aircraft database
certified aircraft database

history and gallery
DR 100 to DR 500 series
HR200, R 2000 Alpha
R2160 Alpha Sport
Dauphin 2004 spec

Robin Régent 2004 specs
200i President 2004 specs
Alpha 160A 2004 specs
180R / 200R Remo 2004 specs



Robin aircraft history, performance and specifications


The beginning

The Jodel design can be traced back to the end of the second world war when the French government, recognising the value of light aviation, purchased considerable numbers of Tiger Moths and Miles Magisters at a very low cost. These were then passed on to flying clubs.

D9 in flight
D9 Bebe

But these ex-wartime trainers were very fuel hungry and slow. This left a gap in the market for Edouard Joly, a private pilot who lived in the area of Beaune, and his son-in-law Jean Delemontez, to fill. The story goes that they fell upon some pre-war aircraft-quality plywood and an old 26 hp Poinsard engine and without formal training in aerodynamics decided to design their own single-seat light aeroplane. The wood was turned into a small, single-seat aircraft with cranked wings. It was so tiny, particularly compared to existing training aircraft, that they called it the D9 Bebe (Baby). The fact that Delemontez spent so much time working on the aircraft, rather than with his wife (Joly's daughter), is also reported to have something to do with the naming.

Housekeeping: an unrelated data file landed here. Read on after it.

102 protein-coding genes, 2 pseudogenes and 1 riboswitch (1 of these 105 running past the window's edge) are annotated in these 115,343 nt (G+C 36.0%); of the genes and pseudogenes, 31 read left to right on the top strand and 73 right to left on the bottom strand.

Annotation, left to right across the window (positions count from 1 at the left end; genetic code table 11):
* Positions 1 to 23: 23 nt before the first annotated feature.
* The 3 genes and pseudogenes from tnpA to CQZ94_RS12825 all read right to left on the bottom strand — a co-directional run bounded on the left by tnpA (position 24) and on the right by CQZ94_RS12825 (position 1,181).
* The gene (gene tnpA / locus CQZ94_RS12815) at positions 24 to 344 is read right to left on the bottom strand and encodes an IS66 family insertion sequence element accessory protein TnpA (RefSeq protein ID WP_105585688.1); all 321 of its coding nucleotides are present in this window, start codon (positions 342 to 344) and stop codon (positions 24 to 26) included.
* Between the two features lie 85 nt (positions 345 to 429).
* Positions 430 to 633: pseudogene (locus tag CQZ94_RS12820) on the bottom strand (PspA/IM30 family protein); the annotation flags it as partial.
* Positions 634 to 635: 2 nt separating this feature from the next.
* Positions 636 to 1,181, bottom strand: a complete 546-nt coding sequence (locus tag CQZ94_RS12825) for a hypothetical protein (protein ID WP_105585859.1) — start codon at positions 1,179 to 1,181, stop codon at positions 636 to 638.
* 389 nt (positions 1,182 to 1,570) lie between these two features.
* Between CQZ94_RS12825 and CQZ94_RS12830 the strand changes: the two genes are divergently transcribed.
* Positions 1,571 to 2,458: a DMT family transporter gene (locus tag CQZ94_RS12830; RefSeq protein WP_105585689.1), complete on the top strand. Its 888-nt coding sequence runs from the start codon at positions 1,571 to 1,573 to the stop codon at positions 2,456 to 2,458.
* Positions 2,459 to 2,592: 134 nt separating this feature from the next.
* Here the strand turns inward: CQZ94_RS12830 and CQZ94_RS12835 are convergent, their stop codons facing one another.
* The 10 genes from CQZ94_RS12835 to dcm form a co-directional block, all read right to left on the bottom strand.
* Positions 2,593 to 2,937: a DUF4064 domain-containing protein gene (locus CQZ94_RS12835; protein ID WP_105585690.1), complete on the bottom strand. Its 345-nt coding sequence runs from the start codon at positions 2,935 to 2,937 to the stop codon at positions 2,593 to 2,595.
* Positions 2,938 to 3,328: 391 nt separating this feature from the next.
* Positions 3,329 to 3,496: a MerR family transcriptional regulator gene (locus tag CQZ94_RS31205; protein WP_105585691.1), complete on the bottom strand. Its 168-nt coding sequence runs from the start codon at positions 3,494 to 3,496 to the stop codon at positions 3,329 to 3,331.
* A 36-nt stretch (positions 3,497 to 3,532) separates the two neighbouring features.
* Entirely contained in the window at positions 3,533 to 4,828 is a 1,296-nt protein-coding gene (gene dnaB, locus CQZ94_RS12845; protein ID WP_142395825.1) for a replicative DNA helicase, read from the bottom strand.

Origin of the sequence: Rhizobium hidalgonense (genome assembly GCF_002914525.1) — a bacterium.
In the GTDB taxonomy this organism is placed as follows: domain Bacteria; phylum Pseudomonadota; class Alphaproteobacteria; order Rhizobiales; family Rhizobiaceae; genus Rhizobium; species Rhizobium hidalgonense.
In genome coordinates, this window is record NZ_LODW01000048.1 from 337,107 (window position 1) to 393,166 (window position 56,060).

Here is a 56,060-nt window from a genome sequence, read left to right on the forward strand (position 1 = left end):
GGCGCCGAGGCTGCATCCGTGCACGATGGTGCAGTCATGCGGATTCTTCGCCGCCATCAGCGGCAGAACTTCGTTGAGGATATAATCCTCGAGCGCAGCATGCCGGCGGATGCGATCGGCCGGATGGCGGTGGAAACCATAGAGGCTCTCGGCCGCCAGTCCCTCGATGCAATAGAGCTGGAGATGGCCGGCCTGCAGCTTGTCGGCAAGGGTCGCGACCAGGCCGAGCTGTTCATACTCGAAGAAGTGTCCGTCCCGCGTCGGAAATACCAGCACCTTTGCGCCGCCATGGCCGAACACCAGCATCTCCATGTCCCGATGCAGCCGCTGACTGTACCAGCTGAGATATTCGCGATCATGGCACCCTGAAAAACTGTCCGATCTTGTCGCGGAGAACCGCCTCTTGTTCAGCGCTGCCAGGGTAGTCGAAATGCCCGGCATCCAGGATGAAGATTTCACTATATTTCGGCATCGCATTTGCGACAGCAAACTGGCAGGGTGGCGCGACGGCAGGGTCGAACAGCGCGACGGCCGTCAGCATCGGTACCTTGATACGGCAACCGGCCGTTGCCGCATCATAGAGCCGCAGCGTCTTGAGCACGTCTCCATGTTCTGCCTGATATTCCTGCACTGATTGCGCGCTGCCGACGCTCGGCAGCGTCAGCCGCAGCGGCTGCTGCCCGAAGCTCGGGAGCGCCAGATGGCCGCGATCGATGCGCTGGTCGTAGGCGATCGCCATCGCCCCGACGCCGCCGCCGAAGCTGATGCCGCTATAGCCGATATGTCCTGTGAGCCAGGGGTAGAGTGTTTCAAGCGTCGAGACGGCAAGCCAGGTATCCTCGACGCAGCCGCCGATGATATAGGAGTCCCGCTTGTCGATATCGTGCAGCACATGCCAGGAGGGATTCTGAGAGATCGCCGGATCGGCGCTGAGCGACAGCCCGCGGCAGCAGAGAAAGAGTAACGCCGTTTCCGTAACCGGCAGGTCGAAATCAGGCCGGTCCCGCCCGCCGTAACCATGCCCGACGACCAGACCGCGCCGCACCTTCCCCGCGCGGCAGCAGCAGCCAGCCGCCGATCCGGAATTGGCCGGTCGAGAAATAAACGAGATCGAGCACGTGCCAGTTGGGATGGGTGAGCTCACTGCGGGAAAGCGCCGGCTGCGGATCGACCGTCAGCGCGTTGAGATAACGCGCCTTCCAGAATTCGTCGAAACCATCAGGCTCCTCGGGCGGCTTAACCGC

The prototype D9 at its first flight
The prototype D9 at its first flight Edouard Joly being the pilot at this
very grey winter day with snow on the runways

Now, that's how the story went, and it's certainly the stuff that legends are made of. But the truth is rather different. Jean Delemontez was en experienced and trained aeronautical engineer and Eduard Joly also had many years experience of aircraft construction, having built a Pou du Ciel (Henri Mignet's flying flea) before the war. The two men were operating a major aircraft and glider maintenance and repair establishment before the Jodel series' design and build efforts commenced. So the implication that the material for the first D9 were 'found' at the back of a hangar is clearly fabrication, but fun nevertheless.